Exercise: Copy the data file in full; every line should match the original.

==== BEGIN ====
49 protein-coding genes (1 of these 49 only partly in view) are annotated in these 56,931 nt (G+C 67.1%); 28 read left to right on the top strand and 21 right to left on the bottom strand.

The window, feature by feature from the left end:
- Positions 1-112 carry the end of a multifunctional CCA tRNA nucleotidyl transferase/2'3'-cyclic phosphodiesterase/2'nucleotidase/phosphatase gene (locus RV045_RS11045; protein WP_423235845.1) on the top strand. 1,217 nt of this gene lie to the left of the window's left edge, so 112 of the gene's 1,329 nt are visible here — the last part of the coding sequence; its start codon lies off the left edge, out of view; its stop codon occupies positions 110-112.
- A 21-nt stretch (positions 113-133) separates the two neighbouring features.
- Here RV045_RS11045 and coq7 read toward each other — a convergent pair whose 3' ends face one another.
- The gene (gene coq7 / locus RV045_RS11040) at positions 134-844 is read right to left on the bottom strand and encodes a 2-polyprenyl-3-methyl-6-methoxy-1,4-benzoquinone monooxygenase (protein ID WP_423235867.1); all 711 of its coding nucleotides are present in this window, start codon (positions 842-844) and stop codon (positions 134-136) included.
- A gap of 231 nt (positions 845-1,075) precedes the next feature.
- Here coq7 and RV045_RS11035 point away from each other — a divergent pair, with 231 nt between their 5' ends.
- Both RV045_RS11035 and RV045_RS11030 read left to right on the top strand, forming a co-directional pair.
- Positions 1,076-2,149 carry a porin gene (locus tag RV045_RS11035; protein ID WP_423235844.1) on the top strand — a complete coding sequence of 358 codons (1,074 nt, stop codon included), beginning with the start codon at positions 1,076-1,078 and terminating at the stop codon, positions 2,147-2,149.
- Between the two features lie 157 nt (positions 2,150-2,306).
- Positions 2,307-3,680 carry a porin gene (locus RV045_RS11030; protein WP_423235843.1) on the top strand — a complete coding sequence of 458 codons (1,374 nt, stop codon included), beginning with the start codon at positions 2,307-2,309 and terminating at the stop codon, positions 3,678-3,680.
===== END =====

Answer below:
49 protein-coding genes (1 of these 49 only partly in view) are annotated in these 56,931 nt (G+C 67.1%); 28 read left to right on the top strand and 21 right to left on the bottom strand.

The window, feature by feature from the left end:
- Positions 1-112 carry the end of a multifunctional CCA tRNA nucleotidyl transferase/2'3'-cyclic phosphodiesterase/2'nucleotidase/phosphatase gene (locus RV045_RS11045; protein WP_423235845.1) on the top strand. 1,217 nt of this gene lie to the left of the window's left edge, so 112 of the gene's 1,329 nt are visible here — the last part of the coding sequence; its start codon lies off the left edge, out of view; its stop codon occupies positions 110-112.
- A 21-nt stretch (positions 113-133) separates the two neighbouring features.
- Here RV045_RS11045 and coq7 read toward each other — a convergent pair whose 3' ends face one another.
- The gene (gene coq7 / locus RV045_RS11040) at positions 134-844 is read right to left on the bottom strand and encodes a 2-polyprenyl-3-methyl-6-methoxy-1,4-benzoquinone monooxygenase (protein ID WP_423235867.1); all 711 of its coding nucleotides are present in this window, start codon (positions 842-844) and stop codon (positions 134-136) included.
- A gap of 231 nt (positions 845-1,075) precedes the next feature.
- Here coq7 and RV045_RS11035 point away from each other — a divergent pair, with 231 nt between their 5' ends.
- Both RV045_RS11035 and RV045_RS11030 read left to right on the top strand, forming a co-directional pair.
- Positions 1,076-2,149 carry a porin gene (locus tag RV045_RS11035; protein ID WP_423235844.1) on the top strand — a complete coding sequence of 358 codons (1,074 nt, stop codon included), beginning with the start codon at positions 1,076-1,078 and terminating at the stop codon, positions 2,147-2,149.
- Between the two features lie 157 nt (positions 2,150-2,306).
- Positions 2,307-3,680 carry a porin gene (locus RV045_RS11030; protein WP_423235843.1) on the top strand — a complete coding sequence of 458 codons (1,374 nt, stop codon included), beginning with the start codon at positions 2,307-2,309 and terminating at the stop codon, positions 3,678-3,680.